Prepare to accept history's greatest challenge - build the world's most powerful empire over a span of 6,300 years, reaching from primitive history to the future realms of science-fiction. Take your place beside history's greatest leaders as you master the intricate strategies of governing, warfare, diplomacy, trade and science. Sow the seeds of an empire as you cultivate a tribe of settlers in 4,000 BC. Hear the cheers of approval as you lead your flourishing society into the future of 2,300 AD.
Answer the Call to Power.
Age requirements: ESRB Rating: EVERYONE with Mild Animated Violence.
Minimum system requirements: Minimum system requirements: Windows XP or Windows Vista, 1.8 GHz Processor, 512MB RAM (1 GB recommended), 3D graphics card compatible with DirectX 7 (compatible with DirectX 9 recommended), 4GB HDD, Mouse, Keyboard.
Posted on 2010-02-25 12:31:46 byCor:
The Call to Power series is, basically a clone of the Sid Meier’s Civilization Series, it was even designed by Sid and the first itineration bore the Civilization title. However due to licensing that was stripped away as was any reference to Sid in the second installment.
Call to Power shows some vast improvements over the CIV system that CIV 5 would be wise to implement:read more
• There is a limit to the number of units in square (12). This dulls the brute force of sheer numbers that AI in CIV typically throws at you. It is a big improvement in micromanaging and strategy. Instead of moving dozens of units every turn you have to move two or three stacks. Nice.
• You can automatically form armies. Armies work in a combined – arms fashion, meaning that you benefit by mixed ranged, close and support units together in a strategic way. This adds nice depth to the combat over CIV.
• One thing I hated about all the CIVs, during end game, you have dozens of workers that have nothing to do, they just set there waiting to clean up pollution. It is tedious micromanagement, and pretty unrealistic. Call to Power fixes this by getting rid of workers, instead you have a slider, much like research slider, that deducts from your gross national product. You get public works points that you can spend to upgrade your squares.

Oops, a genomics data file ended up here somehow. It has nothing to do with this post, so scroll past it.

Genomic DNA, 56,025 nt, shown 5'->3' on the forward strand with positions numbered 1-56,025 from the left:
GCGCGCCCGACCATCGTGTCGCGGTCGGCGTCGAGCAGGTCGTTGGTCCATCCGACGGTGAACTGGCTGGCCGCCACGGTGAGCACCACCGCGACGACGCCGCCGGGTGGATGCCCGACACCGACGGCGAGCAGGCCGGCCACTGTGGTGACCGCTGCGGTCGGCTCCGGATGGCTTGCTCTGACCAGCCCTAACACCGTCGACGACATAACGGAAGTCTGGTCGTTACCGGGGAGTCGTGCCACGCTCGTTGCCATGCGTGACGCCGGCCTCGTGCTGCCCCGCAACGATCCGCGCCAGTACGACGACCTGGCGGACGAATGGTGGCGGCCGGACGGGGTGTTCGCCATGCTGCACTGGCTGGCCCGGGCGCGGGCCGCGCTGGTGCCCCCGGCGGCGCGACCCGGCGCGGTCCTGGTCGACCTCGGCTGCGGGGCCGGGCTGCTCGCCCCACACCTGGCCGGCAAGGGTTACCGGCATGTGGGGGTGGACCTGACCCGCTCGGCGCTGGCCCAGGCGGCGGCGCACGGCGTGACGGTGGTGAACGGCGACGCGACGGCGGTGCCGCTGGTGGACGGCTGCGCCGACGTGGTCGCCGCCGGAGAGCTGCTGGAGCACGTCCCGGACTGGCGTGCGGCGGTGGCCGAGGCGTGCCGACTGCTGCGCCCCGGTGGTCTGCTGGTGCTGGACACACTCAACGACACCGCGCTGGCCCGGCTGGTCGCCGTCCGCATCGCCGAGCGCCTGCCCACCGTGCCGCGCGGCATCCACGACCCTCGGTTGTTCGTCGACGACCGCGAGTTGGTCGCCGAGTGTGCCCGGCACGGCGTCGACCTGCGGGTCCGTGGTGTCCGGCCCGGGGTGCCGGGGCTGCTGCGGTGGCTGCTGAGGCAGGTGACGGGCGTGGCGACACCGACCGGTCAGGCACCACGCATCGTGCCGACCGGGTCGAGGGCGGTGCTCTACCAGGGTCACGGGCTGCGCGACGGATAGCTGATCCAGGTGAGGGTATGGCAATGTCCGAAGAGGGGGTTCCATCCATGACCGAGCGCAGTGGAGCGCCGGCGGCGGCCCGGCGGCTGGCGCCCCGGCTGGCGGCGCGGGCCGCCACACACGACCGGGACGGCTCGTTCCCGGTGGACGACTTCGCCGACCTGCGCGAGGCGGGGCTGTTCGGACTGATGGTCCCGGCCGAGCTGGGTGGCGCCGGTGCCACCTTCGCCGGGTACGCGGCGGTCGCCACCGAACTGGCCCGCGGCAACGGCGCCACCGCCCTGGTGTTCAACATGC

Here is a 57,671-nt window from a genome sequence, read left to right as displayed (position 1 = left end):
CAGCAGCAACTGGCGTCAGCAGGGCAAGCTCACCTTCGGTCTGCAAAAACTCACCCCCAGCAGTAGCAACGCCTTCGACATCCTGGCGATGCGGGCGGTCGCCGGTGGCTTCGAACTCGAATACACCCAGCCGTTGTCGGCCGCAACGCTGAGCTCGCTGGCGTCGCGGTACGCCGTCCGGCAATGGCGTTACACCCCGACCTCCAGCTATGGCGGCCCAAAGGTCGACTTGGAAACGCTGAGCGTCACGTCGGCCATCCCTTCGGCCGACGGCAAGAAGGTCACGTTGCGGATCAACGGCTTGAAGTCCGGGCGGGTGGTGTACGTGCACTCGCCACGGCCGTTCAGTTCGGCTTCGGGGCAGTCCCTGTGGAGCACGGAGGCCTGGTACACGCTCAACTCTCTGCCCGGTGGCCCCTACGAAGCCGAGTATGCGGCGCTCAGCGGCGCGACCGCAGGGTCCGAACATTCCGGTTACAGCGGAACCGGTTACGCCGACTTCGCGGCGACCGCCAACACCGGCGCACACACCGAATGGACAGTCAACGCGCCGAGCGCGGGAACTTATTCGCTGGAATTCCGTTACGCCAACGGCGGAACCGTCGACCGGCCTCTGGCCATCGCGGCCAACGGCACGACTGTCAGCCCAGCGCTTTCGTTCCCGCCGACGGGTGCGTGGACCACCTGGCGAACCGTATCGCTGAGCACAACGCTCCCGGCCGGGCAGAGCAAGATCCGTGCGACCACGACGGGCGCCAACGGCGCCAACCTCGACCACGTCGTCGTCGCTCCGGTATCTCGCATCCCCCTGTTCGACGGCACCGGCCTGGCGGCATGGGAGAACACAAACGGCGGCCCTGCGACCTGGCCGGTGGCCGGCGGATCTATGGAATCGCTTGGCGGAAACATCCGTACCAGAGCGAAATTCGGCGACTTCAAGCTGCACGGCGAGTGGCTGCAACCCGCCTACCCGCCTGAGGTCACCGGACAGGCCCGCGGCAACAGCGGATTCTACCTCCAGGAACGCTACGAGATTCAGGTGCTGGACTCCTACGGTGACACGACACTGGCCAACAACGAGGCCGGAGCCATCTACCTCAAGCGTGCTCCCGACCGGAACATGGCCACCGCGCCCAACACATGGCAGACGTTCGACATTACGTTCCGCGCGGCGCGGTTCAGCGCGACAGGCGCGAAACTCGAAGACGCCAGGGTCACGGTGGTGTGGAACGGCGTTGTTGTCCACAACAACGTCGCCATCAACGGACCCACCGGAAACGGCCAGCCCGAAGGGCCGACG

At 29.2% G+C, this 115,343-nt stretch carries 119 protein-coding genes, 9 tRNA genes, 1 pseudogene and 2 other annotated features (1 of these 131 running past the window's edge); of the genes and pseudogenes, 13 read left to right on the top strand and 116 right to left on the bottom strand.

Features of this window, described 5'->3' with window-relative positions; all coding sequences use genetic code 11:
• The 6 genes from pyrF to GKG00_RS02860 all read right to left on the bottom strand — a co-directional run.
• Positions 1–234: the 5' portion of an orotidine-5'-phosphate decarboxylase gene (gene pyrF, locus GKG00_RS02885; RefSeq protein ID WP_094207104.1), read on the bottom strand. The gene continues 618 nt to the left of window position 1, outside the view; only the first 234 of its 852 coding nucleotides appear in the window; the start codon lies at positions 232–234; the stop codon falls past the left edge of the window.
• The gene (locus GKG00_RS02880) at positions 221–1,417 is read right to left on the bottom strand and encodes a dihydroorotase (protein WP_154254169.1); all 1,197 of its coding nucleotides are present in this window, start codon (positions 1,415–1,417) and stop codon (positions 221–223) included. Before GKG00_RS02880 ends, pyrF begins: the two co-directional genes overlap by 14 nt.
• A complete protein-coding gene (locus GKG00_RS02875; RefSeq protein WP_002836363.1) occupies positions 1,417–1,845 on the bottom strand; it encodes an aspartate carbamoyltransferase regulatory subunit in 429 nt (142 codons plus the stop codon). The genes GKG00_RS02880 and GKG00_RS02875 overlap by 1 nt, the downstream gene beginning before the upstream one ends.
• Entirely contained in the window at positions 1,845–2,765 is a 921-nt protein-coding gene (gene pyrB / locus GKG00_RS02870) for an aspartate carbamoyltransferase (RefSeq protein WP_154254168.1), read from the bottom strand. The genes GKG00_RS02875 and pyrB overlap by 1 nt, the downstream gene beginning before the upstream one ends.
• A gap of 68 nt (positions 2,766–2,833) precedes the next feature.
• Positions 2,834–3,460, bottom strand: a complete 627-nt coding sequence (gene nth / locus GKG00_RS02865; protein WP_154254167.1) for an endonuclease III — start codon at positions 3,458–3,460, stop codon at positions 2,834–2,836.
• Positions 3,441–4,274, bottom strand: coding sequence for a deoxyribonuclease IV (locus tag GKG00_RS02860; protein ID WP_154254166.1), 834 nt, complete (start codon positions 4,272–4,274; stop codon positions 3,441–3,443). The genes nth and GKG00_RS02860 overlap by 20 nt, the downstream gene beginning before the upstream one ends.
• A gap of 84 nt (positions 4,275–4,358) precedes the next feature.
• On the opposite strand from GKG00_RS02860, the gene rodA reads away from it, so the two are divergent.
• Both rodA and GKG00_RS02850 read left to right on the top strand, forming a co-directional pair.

• Cities can now grow beyond the fat-x that restricts CIV. I love this.
• It has a streamlined UI with one click you can add a building to each and every city's production queue.
It is not all great, however. Call to power lacks the AI to really challenge anyone. I am no CIV master, mid range difficulty is plenty for me. But in Call To Power, I cranked up the difficulty to the hardest setting on my second game. I have never lost a game of Call to Power vs the AI. I think you would have to try to lose. So if you want challenge Multiplayer is where it is at.
In summary, Call to Power 2 is civilization with added freedom and significantly reduced micromanagement. If you liked Civ 1, 2, or 3 get this game, you won’t regret it.
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Posted on 2010-10-22 11:32:29 byRoyston2010:
Call to power 2 takes the classic Sid Meier's game and gave it steroids. It is vastly superior in every way apart from a few aspects of the AI.
So buy this game and couple that with the free Apolyton source code project mod which improves the AI and makes it more intelligent and fairer (no more unfair AI unit creation and building wonders of the world in 5 turns), together withread more GUI improvements and tons of new options to make the game bigger & micro-management easier, plus so many small improvements, and you have what I consider the best turn based Civ game-play ever.
The only thing missing when comparing this to Sid's 1, 2 and 3 is the palace upgrades you get for a job will done.
All in all if you loved Civ 1, 2 and 3 and you want some more of the same but so much better then you will love this game even more.
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Posted on 2010-02-26 10:28:16 byWolfling:
The game plays to a large point like civilization 2 - with its flaws and merits, even with rather similar graphics.
Some aspects of the game play are vastly improved - larger number of technologies, including futuristic ones, cities built not only on the ground, but also in ocean or in orbit (yes, futuristic technologies), there's some interesting micromanagement like a chance toread more change the spending on army by choosing "readiness level" or fiddle with workday length and wages for worker, getting a payoff from high happiness, number of units withs special abilities (slavers, priests, diplomats)... Generally said, this is all good, much better then the old civ2 is.
The reason why it gets three stars rather then five is the interface which is... terrible. Only after playing CtP I've truly realized how clean and easy the civilization city screen is, with all information neatly laid in the same screen (rather then on taps like here), with resource imput easily understood. With units easily switched and cycled between, with pop-ups after city finished production. Here you will regularly discover huge armies of diplomats that brewed in a city, because you didn't notice production was finished, cities will stand idle for turns when they production queue runs out etc. Sure, it is possible to all the info - but where civilization presents it on silver plate, here you really have to deserve it. This, more then anything else, made me finish the game only a handful of times, as opposed to dozens in case of civilization.
Bottom line - if you like civilization and would like a richer tech tree and a bit of fresh air, go for it, twice so if you're hardcore type willing to check out several tables before each clicking of "end turn" button. If you look for streamlined, easily flowing game with user friendly controls, look elsewhere.
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